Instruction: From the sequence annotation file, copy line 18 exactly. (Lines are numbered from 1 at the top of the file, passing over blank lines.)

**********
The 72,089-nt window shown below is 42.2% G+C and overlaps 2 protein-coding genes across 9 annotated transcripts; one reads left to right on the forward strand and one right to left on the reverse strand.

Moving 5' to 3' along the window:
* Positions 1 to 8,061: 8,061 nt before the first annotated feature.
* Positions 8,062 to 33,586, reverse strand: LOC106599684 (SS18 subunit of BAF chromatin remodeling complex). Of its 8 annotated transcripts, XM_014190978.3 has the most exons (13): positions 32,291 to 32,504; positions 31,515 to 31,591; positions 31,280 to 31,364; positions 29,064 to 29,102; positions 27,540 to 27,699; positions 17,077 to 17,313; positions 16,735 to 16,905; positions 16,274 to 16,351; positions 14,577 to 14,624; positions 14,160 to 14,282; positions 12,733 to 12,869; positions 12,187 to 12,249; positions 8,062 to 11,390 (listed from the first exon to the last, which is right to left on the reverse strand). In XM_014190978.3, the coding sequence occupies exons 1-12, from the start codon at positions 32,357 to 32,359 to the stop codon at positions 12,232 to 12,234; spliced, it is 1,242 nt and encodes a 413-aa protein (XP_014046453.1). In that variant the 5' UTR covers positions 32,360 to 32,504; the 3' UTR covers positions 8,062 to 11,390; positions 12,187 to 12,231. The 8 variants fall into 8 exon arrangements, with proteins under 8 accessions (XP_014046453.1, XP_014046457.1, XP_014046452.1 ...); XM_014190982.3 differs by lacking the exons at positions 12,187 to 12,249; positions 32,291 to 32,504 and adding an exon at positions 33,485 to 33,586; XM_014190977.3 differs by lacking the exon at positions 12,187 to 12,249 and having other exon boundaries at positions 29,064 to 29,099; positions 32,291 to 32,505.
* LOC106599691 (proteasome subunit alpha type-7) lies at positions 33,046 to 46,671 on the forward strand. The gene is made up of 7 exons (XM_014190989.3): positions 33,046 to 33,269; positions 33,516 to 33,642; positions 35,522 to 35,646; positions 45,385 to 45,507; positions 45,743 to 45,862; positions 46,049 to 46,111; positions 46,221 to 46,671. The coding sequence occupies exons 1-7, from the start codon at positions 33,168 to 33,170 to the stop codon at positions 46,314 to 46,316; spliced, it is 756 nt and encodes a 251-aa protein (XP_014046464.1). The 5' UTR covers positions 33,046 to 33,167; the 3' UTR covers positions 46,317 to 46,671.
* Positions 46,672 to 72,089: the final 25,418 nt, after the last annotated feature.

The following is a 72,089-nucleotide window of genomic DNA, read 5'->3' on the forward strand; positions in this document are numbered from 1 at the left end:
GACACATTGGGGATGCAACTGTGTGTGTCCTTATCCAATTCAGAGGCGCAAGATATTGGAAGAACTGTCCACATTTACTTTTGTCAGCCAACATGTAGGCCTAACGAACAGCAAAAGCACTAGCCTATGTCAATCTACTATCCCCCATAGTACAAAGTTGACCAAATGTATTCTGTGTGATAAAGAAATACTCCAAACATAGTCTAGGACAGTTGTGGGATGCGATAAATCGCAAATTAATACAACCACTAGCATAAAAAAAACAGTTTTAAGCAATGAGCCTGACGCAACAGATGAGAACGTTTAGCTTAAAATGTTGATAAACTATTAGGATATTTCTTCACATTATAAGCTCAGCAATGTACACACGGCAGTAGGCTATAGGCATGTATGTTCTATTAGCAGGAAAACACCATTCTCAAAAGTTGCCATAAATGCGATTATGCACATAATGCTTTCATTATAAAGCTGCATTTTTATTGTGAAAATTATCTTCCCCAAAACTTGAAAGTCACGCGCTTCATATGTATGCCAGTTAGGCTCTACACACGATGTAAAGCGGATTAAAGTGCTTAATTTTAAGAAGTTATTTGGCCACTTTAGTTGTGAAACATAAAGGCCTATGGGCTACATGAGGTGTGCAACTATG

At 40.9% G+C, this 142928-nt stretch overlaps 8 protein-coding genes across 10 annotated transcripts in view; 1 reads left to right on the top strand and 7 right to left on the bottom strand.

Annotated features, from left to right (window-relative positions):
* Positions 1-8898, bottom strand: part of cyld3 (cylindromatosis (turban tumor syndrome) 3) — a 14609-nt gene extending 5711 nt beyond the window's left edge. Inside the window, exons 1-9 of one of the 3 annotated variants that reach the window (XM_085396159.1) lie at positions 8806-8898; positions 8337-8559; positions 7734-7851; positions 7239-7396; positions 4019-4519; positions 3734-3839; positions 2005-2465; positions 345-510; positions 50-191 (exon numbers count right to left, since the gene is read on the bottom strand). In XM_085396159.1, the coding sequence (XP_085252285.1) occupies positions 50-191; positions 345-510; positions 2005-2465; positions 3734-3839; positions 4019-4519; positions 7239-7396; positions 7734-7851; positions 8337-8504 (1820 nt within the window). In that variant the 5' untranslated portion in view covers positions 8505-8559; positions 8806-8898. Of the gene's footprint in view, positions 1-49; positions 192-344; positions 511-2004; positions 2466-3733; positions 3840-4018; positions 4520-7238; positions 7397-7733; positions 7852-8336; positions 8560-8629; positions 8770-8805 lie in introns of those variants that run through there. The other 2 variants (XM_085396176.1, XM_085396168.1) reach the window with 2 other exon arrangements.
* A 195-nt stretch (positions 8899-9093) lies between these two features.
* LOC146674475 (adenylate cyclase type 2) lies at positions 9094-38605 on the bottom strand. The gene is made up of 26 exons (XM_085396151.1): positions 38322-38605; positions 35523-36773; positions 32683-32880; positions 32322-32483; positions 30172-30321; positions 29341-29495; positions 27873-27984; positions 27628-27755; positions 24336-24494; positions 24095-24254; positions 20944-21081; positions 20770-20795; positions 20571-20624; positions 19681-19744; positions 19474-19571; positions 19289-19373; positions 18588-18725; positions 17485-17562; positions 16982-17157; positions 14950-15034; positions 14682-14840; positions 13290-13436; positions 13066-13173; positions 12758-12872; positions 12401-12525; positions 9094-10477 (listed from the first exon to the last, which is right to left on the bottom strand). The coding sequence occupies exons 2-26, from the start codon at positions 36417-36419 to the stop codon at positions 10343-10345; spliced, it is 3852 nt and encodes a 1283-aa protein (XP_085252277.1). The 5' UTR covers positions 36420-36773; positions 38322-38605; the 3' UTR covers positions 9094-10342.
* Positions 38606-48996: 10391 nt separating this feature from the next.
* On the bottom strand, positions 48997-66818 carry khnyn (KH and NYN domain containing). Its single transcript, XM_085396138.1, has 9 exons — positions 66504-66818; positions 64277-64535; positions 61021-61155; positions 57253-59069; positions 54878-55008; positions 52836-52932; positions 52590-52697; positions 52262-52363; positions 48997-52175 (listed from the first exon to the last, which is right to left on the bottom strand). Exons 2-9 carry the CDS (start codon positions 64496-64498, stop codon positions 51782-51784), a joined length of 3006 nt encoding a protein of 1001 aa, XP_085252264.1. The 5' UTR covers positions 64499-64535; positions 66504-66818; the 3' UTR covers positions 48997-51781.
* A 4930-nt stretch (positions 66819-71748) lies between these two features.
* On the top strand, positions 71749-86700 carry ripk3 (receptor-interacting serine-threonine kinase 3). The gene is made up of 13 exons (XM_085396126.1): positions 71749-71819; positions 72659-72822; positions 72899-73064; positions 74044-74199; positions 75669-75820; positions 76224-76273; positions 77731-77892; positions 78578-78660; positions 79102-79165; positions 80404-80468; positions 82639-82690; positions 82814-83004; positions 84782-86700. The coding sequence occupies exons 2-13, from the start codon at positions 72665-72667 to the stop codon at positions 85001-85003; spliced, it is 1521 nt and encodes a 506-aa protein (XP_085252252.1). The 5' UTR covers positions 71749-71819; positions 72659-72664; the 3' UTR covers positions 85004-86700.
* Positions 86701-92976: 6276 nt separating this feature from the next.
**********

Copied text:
* Positions 86701-92976: 6276 nt separating this feature from the next.